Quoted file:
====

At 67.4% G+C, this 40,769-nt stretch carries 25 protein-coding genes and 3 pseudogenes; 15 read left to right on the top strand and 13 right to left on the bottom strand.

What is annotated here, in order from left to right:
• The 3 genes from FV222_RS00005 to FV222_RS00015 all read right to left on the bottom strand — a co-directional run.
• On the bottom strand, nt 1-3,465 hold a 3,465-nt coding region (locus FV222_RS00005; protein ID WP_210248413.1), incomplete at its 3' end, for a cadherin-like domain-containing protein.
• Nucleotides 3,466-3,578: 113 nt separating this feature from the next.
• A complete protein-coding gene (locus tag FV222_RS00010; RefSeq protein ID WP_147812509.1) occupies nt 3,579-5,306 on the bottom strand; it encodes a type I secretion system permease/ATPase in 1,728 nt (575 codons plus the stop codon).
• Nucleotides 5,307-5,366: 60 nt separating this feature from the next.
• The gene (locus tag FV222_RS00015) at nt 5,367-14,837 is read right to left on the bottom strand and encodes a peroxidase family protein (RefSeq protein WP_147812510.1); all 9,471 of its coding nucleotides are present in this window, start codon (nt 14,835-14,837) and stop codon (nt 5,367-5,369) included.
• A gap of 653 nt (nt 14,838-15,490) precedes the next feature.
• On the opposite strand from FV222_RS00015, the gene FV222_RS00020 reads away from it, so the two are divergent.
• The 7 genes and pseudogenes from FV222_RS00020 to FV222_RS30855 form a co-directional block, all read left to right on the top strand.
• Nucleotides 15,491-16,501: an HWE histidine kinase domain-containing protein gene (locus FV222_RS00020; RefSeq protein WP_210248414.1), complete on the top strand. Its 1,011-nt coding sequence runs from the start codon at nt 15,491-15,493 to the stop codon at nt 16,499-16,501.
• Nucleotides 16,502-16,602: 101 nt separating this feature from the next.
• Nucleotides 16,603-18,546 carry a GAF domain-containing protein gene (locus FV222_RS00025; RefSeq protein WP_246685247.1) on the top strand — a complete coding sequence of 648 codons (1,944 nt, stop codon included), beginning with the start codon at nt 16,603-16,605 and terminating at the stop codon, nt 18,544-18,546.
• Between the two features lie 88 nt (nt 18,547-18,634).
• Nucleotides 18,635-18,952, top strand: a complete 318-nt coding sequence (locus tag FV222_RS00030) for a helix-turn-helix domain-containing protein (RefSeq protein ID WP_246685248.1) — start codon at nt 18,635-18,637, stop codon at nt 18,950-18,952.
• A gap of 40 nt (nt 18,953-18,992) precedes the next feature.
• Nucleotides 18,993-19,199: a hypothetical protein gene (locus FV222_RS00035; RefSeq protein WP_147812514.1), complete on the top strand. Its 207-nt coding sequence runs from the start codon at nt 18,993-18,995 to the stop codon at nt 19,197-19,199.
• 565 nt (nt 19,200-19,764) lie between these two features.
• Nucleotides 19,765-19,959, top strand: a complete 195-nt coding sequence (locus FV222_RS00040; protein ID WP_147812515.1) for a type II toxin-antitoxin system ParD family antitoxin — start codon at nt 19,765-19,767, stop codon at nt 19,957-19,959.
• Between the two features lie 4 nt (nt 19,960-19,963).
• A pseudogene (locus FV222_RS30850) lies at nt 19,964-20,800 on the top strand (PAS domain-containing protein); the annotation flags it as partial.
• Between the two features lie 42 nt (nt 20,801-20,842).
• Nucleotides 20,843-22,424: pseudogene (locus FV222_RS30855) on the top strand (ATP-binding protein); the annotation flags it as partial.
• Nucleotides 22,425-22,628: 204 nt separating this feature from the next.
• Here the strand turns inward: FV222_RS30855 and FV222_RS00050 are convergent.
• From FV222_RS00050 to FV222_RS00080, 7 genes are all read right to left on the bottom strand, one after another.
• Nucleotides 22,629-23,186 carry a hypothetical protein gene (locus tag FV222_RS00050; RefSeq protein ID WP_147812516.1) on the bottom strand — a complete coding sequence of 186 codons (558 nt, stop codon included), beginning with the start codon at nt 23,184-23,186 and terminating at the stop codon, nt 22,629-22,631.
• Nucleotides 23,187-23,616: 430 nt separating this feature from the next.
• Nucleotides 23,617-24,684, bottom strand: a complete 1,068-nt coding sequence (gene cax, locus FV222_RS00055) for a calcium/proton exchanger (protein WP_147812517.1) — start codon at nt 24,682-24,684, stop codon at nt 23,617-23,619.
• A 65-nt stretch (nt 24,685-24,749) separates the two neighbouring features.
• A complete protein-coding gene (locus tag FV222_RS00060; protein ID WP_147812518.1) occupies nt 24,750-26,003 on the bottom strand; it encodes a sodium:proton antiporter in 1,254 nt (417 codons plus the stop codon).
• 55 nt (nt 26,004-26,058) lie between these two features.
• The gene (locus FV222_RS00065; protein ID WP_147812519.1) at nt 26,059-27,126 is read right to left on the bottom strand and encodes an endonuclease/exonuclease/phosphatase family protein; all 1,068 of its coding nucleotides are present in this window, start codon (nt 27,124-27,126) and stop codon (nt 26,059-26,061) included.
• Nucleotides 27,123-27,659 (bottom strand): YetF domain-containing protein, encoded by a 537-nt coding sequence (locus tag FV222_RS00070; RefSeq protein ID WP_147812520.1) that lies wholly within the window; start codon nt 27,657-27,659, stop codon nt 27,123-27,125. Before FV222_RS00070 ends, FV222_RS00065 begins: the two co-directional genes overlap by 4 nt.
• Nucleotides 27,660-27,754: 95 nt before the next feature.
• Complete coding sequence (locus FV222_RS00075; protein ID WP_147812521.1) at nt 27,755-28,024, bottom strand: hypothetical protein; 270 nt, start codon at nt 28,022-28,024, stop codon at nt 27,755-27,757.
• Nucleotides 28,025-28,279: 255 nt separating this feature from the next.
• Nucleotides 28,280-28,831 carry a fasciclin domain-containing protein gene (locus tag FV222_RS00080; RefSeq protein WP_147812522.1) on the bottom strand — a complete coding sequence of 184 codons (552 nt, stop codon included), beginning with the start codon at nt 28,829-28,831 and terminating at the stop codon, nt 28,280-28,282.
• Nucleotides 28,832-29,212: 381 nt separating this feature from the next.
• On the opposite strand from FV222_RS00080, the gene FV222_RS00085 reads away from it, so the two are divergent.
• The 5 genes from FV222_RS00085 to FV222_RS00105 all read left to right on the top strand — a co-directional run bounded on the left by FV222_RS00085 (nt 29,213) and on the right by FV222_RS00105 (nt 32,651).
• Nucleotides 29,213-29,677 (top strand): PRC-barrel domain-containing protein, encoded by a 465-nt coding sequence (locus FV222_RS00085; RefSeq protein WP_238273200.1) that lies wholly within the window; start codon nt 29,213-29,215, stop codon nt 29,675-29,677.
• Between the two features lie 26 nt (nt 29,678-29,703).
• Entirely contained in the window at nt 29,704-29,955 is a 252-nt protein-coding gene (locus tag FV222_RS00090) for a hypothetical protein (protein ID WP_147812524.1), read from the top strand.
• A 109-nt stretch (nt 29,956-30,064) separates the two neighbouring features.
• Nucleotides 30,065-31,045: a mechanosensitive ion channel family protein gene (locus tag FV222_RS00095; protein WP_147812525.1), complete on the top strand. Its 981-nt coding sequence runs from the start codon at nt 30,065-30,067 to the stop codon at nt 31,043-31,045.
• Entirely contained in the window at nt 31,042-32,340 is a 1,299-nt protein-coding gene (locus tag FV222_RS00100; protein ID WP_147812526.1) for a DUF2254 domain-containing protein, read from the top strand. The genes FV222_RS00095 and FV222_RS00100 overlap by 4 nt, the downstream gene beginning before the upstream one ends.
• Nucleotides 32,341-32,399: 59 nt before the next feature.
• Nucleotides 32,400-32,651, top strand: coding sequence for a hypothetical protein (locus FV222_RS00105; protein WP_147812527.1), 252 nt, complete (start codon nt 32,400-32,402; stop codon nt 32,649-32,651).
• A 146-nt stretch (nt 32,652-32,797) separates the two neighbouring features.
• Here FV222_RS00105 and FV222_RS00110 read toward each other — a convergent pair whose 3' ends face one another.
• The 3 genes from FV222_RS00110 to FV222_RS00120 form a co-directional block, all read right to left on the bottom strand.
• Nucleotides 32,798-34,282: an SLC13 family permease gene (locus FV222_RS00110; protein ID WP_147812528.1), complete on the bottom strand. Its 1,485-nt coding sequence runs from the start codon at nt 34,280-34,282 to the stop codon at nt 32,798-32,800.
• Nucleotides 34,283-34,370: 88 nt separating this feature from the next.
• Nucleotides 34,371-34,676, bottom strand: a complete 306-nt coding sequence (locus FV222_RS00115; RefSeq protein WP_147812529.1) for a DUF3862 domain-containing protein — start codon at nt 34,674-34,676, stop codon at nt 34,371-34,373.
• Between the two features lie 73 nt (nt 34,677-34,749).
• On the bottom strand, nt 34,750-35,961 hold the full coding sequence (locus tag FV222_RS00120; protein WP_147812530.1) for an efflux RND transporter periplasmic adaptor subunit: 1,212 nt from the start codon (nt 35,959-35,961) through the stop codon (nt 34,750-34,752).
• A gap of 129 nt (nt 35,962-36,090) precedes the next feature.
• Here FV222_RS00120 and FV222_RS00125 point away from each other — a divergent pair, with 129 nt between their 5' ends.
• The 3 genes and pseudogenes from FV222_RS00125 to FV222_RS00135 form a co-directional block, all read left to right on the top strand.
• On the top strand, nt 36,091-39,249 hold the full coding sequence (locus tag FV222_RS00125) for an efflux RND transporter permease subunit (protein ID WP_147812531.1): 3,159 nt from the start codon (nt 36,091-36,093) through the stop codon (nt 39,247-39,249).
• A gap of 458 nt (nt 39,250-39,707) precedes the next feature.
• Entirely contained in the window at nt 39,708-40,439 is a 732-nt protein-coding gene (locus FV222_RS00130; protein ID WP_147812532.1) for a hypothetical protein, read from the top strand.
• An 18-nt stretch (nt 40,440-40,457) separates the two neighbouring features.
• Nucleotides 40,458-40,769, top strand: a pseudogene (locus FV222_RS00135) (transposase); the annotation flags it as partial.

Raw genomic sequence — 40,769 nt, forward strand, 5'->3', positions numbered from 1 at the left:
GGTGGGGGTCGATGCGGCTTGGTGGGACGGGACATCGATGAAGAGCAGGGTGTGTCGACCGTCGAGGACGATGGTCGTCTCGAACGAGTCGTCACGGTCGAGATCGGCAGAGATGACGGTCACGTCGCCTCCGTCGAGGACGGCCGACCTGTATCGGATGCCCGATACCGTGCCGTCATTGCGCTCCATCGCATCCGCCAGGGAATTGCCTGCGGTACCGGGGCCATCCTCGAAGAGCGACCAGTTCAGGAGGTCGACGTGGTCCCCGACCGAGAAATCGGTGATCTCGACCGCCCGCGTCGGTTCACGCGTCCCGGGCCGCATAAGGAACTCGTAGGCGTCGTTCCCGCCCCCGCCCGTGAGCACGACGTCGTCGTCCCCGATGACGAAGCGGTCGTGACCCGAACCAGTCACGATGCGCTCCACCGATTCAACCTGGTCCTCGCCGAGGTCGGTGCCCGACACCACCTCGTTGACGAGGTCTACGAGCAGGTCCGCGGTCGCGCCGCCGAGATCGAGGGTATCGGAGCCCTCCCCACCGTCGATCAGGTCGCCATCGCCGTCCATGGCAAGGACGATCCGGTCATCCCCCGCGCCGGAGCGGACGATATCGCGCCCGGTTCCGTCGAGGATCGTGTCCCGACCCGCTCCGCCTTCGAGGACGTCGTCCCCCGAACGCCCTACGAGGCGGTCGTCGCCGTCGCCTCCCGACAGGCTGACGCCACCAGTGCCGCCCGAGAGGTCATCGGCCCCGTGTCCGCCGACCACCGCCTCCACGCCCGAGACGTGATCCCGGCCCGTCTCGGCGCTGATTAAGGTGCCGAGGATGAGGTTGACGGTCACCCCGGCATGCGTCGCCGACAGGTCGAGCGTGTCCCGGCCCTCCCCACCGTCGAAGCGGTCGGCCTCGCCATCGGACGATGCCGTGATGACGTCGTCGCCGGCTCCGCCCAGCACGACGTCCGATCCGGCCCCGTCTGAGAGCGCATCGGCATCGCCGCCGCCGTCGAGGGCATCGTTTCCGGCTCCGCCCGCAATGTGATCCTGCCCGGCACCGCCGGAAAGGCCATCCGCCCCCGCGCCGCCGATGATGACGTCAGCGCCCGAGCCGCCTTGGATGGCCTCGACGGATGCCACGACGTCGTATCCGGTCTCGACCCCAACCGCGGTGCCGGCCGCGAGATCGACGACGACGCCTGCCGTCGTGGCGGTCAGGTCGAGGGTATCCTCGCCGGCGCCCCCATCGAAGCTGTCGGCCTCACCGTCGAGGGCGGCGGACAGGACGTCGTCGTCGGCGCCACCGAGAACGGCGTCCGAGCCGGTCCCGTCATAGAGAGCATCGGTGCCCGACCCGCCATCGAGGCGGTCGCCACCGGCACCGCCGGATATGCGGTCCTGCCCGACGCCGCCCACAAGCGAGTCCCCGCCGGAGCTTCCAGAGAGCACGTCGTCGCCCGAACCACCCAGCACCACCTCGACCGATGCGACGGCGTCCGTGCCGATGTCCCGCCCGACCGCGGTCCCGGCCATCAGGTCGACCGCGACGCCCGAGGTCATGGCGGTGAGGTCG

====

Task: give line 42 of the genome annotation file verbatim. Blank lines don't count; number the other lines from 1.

• The 5 genes from FV222_RS00085 to FV222_RS00105 all read left to right on the top strand — a co-directional run bounded on the left by FV222_RS00085 (nt 29,213) and on the right by FV222_RS00105 (nt 32,651).